Access to Art

Research output: Other contribution

Abstract

This chapter charts the progress of Fox’s systematic teaching-based pedagogic research into inclusive learning and teaching methods for students - both with and without learning disabilities - within the arts education sector. Built upon a sustained programme of research that originated with her 2001 study for the Arts Council which concluded that learning-disabled people with artistic talent had limited chances to improve their skills, Fox undertook a thorough analysis of partnership working between the university and the community through Access to Art. Funded by InQbate: the CETL (Centre for Excellence in Teaching and Learning) in Creativity, and with support from the LearnHigher CETL (a partnership of 16 universities and the Higher Education Academy), Fox’s research centred on investigations into a new model of creative documentation and reflective, practice-based evaluation for participants with and without learning disabilities. Her research recognised that opportunities for art practice in the Brighton area (as in many other locations nationally) were largely confined to day-centre classes without professional help or equipment, or to non-accredited, segregated courses. Significantly, Fox’s research studies have established an excellent model for the kind of inclusive learning envisaged in the 2001 Special Educational Needs and Disability Act, also resulting in participants with complex learning disabilities exhibiting their artwork at the Tate Modern in May 2005. Her research considered the words of many participants, drawing on interviews, written reflections and video diaries. Interim findings of this research project in Fox’s paper, ‘Access to Art - testing the limits of diversity and inclusion’ published in Pam Coare et al. (eds) 'Diversity and Difference in Lifelong Learning: Proceedings of 35th Annual Conference SCUTREA 2005); also in her 'Access to Art' presentation (with Ridley) at the HEA Curriculum Innovation for Diversity Conference at York (2006).
Original languageEnglish
PublisherInQbate
Place of PublicationBrighton, UK
Publication statusPublished - 1 Jan 2007

Fingerprint

art
learning disability
Teaching
learning
art education
special educational needs
university
lifelong learning
pedagogics
documentation
creativity
research project
video
disability
inclusion
act
innovation
curriculum
interview
community

Keywords

  • Teaching
  • Learning Disabilities

Cite this

Fox, A. (2007, Jan 1). Access to Art. Brighton, UK: InQbate.
Fox, Alice. / Access to Art. 2007. Brighton, UK : InQbate.
@misc{e1945fef7c25494fa7142cc3ac7b30fc,
title = "Access to Art",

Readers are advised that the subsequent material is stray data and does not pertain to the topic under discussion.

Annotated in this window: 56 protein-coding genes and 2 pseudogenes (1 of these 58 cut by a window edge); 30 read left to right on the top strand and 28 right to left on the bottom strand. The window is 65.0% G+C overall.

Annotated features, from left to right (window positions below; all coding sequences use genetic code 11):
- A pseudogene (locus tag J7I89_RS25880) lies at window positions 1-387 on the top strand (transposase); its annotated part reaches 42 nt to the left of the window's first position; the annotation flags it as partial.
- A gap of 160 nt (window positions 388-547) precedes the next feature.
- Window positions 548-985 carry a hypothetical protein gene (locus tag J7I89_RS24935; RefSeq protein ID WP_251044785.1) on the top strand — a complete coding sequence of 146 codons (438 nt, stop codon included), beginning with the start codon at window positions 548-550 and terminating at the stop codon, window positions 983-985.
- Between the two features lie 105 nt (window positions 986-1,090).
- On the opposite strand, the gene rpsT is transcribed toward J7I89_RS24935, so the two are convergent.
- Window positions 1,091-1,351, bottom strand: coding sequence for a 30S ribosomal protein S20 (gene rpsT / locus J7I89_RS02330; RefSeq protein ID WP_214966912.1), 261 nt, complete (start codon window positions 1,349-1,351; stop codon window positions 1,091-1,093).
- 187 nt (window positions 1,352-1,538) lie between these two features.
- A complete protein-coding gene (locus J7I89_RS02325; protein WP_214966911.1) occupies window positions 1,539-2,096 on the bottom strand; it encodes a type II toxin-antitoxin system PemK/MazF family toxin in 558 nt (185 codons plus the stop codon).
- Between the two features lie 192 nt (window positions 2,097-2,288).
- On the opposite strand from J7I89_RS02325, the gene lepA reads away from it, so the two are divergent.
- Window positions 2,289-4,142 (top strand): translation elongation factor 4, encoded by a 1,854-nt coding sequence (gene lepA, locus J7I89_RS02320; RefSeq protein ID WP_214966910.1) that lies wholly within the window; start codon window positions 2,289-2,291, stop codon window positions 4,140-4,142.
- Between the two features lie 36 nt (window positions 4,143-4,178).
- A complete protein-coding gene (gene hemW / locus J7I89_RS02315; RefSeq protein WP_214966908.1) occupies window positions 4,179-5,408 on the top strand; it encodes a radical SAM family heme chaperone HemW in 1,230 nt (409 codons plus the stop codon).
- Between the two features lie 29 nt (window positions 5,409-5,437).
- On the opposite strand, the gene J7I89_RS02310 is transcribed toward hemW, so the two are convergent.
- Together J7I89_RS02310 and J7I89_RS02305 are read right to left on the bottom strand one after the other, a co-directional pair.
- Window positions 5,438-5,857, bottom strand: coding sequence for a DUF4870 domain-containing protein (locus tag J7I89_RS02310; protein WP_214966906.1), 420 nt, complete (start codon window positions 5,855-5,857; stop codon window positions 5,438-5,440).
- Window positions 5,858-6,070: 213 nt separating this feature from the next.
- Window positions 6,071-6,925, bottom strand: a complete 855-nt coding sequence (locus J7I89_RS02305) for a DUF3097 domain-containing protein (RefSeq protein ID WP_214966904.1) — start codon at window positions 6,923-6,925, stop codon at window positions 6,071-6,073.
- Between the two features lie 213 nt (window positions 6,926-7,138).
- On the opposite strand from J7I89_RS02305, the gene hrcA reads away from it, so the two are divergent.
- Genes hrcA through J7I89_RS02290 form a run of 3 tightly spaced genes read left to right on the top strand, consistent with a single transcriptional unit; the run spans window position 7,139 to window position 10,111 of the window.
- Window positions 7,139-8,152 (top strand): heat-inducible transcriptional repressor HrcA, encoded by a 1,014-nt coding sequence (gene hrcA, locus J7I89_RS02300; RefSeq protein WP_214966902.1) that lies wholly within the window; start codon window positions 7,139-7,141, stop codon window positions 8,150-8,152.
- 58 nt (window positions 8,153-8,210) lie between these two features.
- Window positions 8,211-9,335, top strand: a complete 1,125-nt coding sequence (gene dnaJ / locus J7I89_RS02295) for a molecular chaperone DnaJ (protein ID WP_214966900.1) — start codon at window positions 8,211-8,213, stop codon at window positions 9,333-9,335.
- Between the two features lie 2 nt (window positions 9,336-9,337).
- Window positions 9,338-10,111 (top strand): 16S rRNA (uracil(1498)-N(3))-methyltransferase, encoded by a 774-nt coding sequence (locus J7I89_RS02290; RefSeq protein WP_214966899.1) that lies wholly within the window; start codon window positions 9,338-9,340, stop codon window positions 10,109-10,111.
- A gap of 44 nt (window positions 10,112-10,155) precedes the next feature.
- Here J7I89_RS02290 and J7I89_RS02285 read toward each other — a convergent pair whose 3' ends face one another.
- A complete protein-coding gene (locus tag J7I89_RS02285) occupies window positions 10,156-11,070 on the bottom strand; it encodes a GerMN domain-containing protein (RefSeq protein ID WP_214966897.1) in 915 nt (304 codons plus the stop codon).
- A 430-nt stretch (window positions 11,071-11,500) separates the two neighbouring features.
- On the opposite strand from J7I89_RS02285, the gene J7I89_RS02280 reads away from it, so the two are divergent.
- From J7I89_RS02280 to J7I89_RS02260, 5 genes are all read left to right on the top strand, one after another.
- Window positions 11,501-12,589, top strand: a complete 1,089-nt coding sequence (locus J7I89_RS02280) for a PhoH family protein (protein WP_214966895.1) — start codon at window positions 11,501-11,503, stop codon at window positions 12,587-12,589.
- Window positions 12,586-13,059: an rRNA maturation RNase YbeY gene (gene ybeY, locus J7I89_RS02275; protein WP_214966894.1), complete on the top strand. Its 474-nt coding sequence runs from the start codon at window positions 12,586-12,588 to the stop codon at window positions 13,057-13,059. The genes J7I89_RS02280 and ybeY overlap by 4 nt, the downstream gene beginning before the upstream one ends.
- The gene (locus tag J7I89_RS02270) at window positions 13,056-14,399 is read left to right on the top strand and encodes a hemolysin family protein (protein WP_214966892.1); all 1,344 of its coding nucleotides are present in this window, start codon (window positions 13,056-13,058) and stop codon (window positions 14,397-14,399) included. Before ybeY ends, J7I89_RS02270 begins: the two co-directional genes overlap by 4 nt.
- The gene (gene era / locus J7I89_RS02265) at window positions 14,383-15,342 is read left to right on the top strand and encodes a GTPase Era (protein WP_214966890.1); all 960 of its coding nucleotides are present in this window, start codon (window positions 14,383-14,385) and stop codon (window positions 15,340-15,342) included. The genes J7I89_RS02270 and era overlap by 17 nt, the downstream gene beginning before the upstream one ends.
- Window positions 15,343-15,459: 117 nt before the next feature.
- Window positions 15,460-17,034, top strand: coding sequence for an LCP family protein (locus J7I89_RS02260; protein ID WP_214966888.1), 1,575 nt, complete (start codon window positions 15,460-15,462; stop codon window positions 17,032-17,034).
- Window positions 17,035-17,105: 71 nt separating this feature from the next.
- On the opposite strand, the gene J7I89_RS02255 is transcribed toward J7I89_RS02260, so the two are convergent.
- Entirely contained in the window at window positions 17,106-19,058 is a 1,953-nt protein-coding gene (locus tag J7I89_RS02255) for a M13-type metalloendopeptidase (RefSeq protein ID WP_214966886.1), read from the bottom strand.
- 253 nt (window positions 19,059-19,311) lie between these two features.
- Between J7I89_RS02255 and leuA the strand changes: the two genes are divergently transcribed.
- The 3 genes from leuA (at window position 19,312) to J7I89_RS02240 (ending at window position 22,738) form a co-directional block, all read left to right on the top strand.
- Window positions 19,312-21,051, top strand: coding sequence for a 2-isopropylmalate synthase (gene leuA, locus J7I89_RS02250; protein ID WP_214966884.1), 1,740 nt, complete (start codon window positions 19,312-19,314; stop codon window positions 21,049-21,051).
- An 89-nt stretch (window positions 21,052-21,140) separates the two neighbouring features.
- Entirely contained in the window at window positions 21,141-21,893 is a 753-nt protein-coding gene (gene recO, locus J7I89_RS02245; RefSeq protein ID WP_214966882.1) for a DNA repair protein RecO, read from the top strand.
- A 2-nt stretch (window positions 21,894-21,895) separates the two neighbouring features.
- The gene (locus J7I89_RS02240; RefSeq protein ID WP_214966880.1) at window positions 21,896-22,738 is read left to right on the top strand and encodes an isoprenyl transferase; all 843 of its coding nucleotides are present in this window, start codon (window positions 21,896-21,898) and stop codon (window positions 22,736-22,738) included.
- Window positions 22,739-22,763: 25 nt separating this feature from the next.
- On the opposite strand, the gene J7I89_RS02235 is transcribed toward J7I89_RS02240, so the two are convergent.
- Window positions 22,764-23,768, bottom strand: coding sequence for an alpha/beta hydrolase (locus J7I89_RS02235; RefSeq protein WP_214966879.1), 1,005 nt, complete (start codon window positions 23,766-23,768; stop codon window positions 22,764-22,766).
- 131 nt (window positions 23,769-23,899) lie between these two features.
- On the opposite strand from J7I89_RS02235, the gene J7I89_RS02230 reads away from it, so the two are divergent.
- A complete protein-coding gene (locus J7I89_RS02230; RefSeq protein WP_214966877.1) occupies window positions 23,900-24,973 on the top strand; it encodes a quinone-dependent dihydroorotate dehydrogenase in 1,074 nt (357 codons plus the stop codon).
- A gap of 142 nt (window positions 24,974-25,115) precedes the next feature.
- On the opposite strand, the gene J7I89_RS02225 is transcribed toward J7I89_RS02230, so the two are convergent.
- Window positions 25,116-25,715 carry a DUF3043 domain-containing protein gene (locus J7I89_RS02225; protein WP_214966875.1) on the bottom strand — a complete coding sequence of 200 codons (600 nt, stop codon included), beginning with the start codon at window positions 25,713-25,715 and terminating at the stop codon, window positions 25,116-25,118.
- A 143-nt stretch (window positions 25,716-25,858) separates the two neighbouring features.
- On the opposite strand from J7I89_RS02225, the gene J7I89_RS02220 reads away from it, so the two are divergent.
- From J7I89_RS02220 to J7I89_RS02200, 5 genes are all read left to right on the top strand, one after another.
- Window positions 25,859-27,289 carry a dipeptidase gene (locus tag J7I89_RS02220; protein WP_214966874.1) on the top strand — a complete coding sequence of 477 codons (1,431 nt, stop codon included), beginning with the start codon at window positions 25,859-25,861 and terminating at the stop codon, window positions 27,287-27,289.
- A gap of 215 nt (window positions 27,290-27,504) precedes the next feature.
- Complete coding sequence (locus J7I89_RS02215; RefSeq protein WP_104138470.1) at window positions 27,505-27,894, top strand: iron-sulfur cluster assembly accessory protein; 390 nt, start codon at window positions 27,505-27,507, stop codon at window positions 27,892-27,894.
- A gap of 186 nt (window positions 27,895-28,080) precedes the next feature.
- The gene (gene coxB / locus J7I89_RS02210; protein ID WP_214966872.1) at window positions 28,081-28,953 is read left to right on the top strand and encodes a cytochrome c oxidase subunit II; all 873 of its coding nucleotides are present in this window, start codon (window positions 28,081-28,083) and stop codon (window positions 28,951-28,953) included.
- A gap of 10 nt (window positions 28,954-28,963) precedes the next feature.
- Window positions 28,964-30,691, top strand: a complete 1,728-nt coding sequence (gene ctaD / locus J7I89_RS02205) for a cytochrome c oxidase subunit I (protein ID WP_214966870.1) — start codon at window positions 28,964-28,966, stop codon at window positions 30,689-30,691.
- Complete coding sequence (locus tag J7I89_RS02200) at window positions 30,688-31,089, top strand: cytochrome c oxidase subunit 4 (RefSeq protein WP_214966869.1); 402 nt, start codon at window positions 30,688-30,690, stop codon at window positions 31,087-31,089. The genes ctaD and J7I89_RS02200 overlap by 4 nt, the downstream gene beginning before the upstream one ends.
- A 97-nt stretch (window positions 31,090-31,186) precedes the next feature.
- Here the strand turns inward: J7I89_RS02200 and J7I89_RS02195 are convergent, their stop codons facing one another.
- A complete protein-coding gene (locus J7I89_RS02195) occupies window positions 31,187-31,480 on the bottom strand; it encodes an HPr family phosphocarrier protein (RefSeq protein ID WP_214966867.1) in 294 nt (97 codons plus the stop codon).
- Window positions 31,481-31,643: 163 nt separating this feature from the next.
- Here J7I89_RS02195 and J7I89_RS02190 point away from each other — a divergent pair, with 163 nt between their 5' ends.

abstract = "This chapter charts the progress of Fox’s systematic teaching-based pedagogic research into inclusive learning and teaching methods for students - both with and without learning disabilities - within the arts education sector. Built upon a sustained programme of research that originated with her 2001 study for the Arts Council which concluded that learning-disabled people with artistic talent had limited chances to improve their skills, Fox undertook a thorough analysis of partnership working between the university and the community through Access to Art. Funded by InQbate: the CETL (Centre for Excellence in Teaching and Learning) in Creativity, and with support from the LearnHigher CETL (a partnership of 16 universities and the Higher Education Academy), Fox’s research centred on investigations into a new model of creative documentation and reflective, practice-based evaluation for participants with and without learning disabilities. Her research recognised that opportunities for art practice in the Brighton area (as in many other locations nationally) were largely confined to day-centre classes without professional help or equipment, or to non-accredited, segregated courses. Significantly, Fox’s research studies have established an excellent model for the kind of inclusive learning envisaged in the 2001 Special Educational Needs and Disability Act, also resulting in participants with complex learning disabilities exhibiting their artwork at the Tate Modern in May 2005. Her research considered the words of many participants, drawing on interviews, written reflections and video diaries. Interim findings of this research project in Fox’s paper, ‘Access to Art - testing the limits of diversity and inclusion’ published in Pam Coare et al. (eds) 'Diversity and Difference in Lifelong Learning: Proceedings of 35th Annual Conference SCUTREA 2005); also in her 'Access to Art' presentation (with Ridley) at the HEA Curriculum Innovation for Diversity Conference at York (2006).",